Rusty is a dog who knows his own mind and he knows tis part of the Little Hamaca City Park does not interest him. Boo hiss, because I like to wander around here at the very end of the road.
Rusty wasn't with me on this lunch break so I decided to wander where he doesn't like to go. Good job I did too as I haven't been here in a while and probably won't again for a long while.
This area of Little Hamaca was transformed into an industrial landscape by the placement of Hawk Missile Batteries during the Cuban Missile Crisis. After that fiasco blew over the missiles left and the battery sites were abandoned to revert very slowly to nature. Below we see the Salt Pond condos at the eastern end of Key West:
One of the things they left behind were these tall piles of rock and gravel which were designed to limit damage in the event the Russians or Cubans landed their own missile here to blow up the Hawk missiles. These berms would have limited the blast and thus the effectiveness of an attack.
In the flatlands of the Keys these protective walls give an ardent photographer a leg up on the surrounding scenery. It's not often you can climb a dozen feet in the air in the Keys and look around at the flatlands. Above you can see the remains of Bravo Hawk Missile Battery.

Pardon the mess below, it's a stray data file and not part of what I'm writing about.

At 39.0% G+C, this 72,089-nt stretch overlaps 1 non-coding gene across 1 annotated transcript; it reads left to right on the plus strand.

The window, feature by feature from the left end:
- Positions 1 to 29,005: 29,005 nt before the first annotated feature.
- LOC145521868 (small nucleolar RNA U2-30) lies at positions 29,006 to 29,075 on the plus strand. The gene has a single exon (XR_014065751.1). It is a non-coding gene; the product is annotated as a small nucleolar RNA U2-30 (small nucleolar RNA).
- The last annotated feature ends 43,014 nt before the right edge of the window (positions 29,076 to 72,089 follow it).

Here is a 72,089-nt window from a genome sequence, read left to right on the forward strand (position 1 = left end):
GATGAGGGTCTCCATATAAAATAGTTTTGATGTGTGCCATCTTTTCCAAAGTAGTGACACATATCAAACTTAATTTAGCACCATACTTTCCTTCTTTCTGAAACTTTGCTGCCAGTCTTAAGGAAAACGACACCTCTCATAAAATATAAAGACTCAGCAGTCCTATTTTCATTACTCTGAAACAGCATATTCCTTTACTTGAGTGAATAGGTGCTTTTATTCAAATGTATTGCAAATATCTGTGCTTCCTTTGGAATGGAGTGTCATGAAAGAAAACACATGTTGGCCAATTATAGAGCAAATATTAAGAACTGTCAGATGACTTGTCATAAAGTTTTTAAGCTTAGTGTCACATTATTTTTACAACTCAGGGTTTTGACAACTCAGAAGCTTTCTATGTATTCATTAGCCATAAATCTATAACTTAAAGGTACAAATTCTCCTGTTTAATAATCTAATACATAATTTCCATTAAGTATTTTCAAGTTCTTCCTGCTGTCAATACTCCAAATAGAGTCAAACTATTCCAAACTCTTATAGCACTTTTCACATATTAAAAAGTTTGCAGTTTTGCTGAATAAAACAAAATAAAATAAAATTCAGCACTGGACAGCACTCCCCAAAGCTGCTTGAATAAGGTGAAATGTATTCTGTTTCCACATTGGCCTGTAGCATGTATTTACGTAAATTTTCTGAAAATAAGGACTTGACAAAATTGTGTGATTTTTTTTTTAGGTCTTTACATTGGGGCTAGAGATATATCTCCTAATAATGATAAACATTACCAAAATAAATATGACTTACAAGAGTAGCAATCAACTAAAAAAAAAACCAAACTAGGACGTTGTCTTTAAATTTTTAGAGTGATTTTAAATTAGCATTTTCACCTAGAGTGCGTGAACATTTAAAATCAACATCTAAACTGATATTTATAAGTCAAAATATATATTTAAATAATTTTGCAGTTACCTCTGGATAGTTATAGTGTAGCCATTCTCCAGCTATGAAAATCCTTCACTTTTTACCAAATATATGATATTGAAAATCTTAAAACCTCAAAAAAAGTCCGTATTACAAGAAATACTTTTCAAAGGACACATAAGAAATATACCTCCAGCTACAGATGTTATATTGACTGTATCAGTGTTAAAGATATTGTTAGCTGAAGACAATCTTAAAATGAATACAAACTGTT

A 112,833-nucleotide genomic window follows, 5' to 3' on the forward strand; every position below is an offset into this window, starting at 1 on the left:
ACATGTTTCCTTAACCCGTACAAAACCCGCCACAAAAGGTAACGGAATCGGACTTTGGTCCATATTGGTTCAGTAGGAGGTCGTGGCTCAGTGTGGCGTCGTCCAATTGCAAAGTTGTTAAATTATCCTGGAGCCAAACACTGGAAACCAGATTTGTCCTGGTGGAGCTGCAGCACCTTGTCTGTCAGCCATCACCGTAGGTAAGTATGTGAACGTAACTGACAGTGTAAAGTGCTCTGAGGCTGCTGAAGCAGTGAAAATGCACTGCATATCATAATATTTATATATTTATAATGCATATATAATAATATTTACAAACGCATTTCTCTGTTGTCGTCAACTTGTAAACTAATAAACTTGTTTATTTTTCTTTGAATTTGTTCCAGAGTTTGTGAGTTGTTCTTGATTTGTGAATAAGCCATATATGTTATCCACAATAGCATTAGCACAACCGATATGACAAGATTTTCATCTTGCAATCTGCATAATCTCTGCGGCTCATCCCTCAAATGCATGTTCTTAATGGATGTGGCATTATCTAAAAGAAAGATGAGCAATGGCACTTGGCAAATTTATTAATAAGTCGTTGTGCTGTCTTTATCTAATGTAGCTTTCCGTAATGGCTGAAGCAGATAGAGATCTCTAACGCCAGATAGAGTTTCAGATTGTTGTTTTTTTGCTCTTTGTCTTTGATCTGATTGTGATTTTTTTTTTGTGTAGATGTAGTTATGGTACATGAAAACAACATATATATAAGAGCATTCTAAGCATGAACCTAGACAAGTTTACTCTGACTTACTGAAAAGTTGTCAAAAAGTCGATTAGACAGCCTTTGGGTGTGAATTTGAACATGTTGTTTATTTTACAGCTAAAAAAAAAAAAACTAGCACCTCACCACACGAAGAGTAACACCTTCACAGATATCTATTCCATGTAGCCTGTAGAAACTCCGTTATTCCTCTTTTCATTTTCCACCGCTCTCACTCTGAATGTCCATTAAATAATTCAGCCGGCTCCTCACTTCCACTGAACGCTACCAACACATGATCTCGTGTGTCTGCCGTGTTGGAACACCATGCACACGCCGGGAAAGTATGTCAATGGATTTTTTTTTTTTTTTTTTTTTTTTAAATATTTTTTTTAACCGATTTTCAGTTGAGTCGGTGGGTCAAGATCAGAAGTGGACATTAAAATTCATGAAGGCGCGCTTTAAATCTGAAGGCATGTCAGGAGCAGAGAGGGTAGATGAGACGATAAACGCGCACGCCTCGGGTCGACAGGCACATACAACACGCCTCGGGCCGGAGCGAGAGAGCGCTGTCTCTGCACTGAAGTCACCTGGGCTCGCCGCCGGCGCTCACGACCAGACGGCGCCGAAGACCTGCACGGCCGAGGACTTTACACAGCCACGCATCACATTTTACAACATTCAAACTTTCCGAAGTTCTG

The berms give a view across the salt ponds between Little Hamaca and the airport. The waters are very very thin but kayaks and paddle boards can wander pretty much at will as long as they fon't get too close to the airport.
Time is passing and the shrubs out here are inexorably starting to cover the path that has formed on top of the berms. Seagrapes provide food for birds and the Australian pines provide shade.
I was quite surprised how many planes were coming and going from the airport on the other side of the pond:
A lot of engines revving and taxiing going on.The city used to have a paintball field here but that rather fun use of the open space ended and now there's nothing much here except odd piles of discarded dirt and some grass.
There's that nice view of the airport.
And in the far distance the surreal vision of a control tower wrecked in Hurricane Irma in 2017 and never rebuilt. There is a "temporary" control tower in a trailer on Government Road that appears to my jaundiced eye to be rather permanent.
And the planes they come and go.
For me the fact that the paintball field has gone is good but I don't see this as the best possible use of the place. I wish Rusty would come out here and give me time to scramble up the berms and wander around aimlessly.
I ran out of time waiting for the damned plane to take off picturesquely through the trees so I barely caught it as it lifted up into the sky veering north toward Atlanta (maybe).
I had a made scramble to get back to work on time. Much slower than an airplane.